Jewish knowledge is not just good to have. It is essential. Some may think that knowledge belongs to scholars, religious leaders and the elite. Not so in Judaism. For us, study is an essential demand upon everyone.
There was an interesting tidbit in The New York Times you might have missed last week: Patricia Cohen posted a small item about a research paper presented at this year's American Psychology Association convention. The researchers were from Yeshiva University and argued that the Sanhedrin--or, the judicial body that governened Jerusalem in ancient Israel--was surprisingly effective at combating "groupthink."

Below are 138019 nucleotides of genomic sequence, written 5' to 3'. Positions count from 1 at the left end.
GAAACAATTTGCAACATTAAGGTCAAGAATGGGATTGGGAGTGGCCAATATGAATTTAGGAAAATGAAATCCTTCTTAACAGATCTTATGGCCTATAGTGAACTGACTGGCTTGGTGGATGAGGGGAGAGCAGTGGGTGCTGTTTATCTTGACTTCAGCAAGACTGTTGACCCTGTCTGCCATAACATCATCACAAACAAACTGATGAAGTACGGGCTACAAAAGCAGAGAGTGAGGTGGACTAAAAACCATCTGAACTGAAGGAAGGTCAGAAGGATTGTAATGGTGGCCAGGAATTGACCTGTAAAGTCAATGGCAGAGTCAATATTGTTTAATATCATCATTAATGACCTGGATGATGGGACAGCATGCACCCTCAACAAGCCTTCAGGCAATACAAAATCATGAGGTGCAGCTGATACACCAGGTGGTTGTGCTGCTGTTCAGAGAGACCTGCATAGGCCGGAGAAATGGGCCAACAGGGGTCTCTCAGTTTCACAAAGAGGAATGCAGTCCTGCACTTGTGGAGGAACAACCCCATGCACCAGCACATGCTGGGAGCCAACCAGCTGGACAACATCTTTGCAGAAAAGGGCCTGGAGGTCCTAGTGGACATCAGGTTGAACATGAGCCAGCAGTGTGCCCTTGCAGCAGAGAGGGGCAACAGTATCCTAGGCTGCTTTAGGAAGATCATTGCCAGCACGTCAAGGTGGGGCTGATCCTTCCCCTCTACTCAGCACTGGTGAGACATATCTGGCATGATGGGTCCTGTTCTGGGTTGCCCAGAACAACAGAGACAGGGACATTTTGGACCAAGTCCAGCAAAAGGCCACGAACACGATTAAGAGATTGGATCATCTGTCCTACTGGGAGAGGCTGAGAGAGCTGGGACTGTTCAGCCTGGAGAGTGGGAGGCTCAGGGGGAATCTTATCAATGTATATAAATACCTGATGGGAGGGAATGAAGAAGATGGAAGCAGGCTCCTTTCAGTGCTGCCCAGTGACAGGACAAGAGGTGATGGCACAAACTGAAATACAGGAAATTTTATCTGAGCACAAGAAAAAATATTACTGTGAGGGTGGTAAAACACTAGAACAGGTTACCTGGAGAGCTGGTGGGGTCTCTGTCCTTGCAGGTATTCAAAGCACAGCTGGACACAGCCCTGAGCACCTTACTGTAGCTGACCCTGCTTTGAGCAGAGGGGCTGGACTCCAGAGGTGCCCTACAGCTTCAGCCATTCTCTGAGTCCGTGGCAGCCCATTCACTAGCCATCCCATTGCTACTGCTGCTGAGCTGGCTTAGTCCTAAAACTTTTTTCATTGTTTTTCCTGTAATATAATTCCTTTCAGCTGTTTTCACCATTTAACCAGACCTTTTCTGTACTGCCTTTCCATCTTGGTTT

According to clinical psychologist Esther Altmann, writing on the MyJewishLearning website, "Anorexia and bulimia are most prevalent within upwardly mobile demographic groups, and are amongst the most emotionally and physically devastating disorders affecting young Jewish women. The Jewish community has become increasingly aware that eating disorders are a serious health concern and, in some cases, a life threatening condition."